The world is immersed in a “new” peace process that has been going on for almost twenty years. Over this period, it has become clear that the Palestinian leaders do not want peace. Neither in word nor in action do they show any interest in peace or even the slightest effort to move in this direction. They are engaged in a war to destroy the Jewish State and will stop at nothing short of achieving this goal. In the meantime, they continue to gain progress.

The Palestinians reap the world’s sympathy as Israelis pay in blood. While the Palestinians murder, Jews argue among themselves. Surprisingly, most Israelis no longer care and even justify what has occurred, since these are “Occupied Territories.”

Such blood of “Settlers” is permissible, in fact—punishment is in order and justified. Even Israel’s more outspoken defenders, like Prof. Alan Dershowitz of Harvard, do not consider this a terror attack in their compilation of statistics of acts against the Jewish State since it occurred in “Occupied Territories.”

I stood amidst a thousand mourners, glancing every once in a while toward the sealed Gate of Mercy on the mountain. This House of God that has turned into a center of Terror and Hatred, the Al Aqsa Mosque on Temple Mount. A celebration of life turned into a culture of death, with the world a willing participant.

The Turkish Sultan 500 years ago did not have to worry or take steps to prevent or delay the arrival of the Messiah. The Messiah will certainly not arrive any time soon while Jews and Israelis themselves become willing participants in the battle against the Jewish State in the Land of Israel.

You ask what you can do? Pray for the lives and safety of the 320,000 Jewish men, women and children in Judea and Samaria, the heartland of Israel. A place where God and Country intermingle, where values like family, mutual responsibility, giving, taking care of others’ needs as a community, respecting elders, education and seeking to live life as a good and decent human beings meld together.

May the four slain innocent souls so abruptly departed from among us now guide our steps as we battle to save the Jewish State along with the Western World and the rest of humanity as well.

The series “Postcards from America—Postcards from Israel” by Ari Bussel and Norma Zager is a compilation of articles capturing the essence of life in America and Israel during the first two decades of the 21st Century.

The writers invite readers to view and experience an Israel and her politics through their eyes, Israel visitors rarely discover.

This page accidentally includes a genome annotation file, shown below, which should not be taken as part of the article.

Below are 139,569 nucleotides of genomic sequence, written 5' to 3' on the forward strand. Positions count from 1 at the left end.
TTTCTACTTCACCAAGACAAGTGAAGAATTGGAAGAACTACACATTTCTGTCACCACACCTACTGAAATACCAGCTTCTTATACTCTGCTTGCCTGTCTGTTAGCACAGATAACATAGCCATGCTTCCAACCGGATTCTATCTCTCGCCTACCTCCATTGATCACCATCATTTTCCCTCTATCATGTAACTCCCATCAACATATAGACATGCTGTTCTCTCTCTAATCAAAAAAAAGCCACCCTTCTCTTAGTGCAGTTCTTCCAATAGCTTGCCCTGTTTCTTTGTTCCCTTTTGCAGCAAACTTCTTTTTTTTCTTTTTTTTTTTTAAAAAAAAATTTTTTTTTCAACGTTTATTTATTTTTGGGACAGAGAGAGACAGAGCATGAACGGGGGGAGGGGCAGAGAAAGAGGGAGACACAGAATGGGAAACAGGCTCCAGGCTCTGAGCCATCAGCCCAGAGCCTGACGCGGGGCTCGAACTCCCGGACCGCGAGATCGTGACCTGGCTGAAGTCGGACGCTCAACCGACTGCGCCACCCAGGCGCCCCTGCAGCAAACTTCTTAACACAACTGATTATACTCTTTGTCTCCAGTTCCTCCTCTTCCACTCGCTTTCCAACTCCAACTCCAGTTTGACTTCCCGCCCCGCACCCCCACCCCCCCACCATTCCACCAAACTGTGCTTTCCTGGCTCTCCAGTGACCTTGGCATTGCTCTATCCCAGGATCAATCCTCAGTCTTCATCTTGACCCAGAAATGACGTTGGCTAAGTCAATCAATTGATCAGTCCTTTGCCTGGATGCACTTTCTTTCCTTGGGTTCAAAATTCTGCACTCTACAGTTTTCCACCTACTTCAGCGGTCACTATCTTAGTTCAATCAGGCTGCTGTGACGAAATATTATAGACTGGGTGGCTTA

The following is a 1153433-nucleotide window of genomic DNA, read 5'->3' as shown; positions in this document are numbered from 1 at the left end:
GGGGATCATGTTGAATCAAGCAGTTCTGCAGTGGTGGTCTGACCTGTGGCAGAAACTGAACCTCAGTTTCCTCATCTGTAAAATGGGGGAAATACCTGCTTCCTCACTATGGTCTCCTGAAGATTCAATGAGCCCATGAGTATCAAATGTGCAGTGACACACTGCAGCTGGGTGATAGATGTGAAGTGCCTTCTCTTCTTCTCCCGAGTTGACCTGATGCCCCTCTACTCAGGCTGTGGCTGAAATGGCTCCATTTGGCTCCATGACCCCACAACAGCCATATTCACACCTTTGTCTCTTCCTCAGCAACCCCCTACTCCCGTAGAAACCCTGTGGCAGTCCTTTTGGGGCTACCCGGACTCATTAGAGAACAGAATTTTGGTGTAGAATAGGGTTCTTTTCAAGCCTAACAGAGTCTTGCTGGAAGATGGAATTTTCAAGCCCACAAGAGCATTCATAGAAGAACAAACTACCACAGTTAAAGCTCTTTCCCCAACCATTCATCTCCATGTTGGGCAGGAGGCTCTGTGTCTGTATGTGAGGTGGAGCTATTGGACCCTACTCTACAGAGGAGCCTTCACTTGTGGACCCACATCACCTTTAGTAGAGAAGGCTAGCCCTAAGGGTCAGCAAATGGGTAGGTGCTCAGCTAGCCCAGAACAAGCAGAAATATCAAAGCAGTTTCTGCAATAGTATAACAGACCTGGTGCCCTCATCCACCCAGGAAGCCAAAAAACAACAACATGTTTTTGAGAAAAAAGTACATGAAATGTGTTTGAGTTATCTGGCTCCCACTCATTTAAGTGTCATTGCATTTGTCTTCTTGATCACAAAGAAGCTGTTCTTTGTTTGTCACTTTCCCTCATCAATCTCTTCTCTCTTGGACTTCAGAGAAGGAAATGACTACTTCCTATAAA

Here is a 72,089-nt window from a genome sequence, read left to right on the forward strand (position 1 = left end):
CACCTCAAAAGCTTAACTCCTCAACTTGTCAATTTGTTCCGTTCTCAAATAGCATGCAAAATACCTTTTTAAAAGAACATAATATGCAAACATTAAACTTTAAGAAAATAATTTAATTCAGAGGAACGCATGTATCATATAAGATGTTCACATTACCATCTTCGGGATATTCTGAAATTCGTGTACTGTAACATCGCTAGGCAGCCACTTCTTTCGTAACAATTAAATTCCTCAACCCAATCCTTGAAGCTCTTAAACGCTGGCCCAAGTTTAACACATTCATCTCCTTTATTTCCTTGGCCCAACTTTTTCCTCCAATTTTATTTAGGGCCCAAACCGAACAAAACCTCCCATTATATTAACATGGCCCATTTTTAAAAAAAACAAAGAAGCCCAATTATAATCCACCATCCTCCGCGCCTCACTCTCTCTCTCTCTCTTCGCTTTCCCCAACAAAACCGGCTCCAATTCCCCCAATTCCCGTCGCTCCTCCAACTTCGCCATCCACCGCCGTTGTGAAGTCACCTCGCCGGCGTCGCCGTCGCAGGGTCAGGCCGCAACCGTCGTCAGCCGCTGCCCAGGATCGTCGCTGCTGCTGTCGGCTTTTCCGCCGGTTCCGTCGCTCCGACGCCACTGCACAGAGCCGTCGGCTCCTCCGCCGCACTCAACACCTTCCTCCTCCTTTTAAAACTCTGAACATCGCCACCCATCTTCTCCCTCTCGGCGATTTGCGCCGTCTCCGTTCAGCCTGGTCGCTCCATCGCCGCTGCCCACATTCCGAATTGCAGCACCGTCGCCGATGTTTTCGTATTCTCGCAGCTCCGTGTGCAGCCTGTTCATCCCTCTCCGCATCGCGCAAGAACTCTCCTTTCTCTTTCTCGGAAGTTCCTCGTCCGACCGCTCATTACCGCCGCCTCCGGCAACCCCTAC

This point—and often—counter-point presentation is sprinkled with humor and sadness and attempts to tackle serious and relevant issues of the day. The series began in 2008, appears both in print in the USA and on numerous websites and is followed regularly by readership from around the world.

© “Postcards from Israel—Postcards from America,” September, 2010


Friday, September 03, 2010

A mess in progress

David Suissa

Is Israel going in the right or the wrong direction? If the glass of Zionism is half full, is it in the process of being filled or depleted? And how do we even define the "right" direction? These are the kind of questions that have been going through my mind as I've been reflecting on my 30-day journey to the Holy Land. In one respect, my trip was a failure. Before leaving, I swore to myself that I would be totally objective, that I would look at Israel's negative side with a cold eye, that I wouldn't let my Zionist emotions get in the way. I wanted to view Israel through the skeptical lens of a journalist, rather than the warm lens of familial love.

I failed royally. How could I not? How could I be unbiased about a country that touches me so deeply? A country Abraham Joshua Heschel calls "An Echo of Eternity"?

Every time I saw something that drove me nuts, my Zionist bias made me look for positive signs, for a redeeming feature, for a ray of hope.

If I saw a Charedi establishment that made it extremely difficult for non-Jews to convert to Judaism, I would find a courageous Charedi rabbi in the Knesset who is fighting for a more flexible interpretation of Jewish law.

If I saw signs of discrimination toward minorities, I would meet with people like Gerald Steinberg of NGO Monitor, who would remind me about the numerous human rights organizations in Israel that use the Israeli legal system to defend the rights of Israeli Arabs and other minorities. Or I would see a demonstration to protest the deportation of illegal immigrants. Or I would see police officers lining the streets of Jerusalem to protect the rights of gays to parade in front of ultra-Orthodox Jews.

If I saw signs of tension between the many ethnic groups in the country, I would meet someone who would inform me that there are over 100 different nationalities in the Israel Defense Forces.

If I despaired about the ability of Jewish settlers to ever get along with Palestinians, I would meet settlers in the West Bank who are collaborating with their Palestinian neighbors over things like water conservation and getting more fire trucks.

If a Jewish university professor would drive me nuts by spewing anti-Zionist venom and supporting the international boycott of his own country, I would remind myself that it is to the credit of Israel that he has the freedom to spew that very venom.

It's true that viewed from the outside, Israel's image is heading south. Books like "Start-Up Nation" are nice, and so are signs of a recent thaw in the relationship between Israel and the Obama administration with the opening this week of direct peace talks with the Palestinian Authority.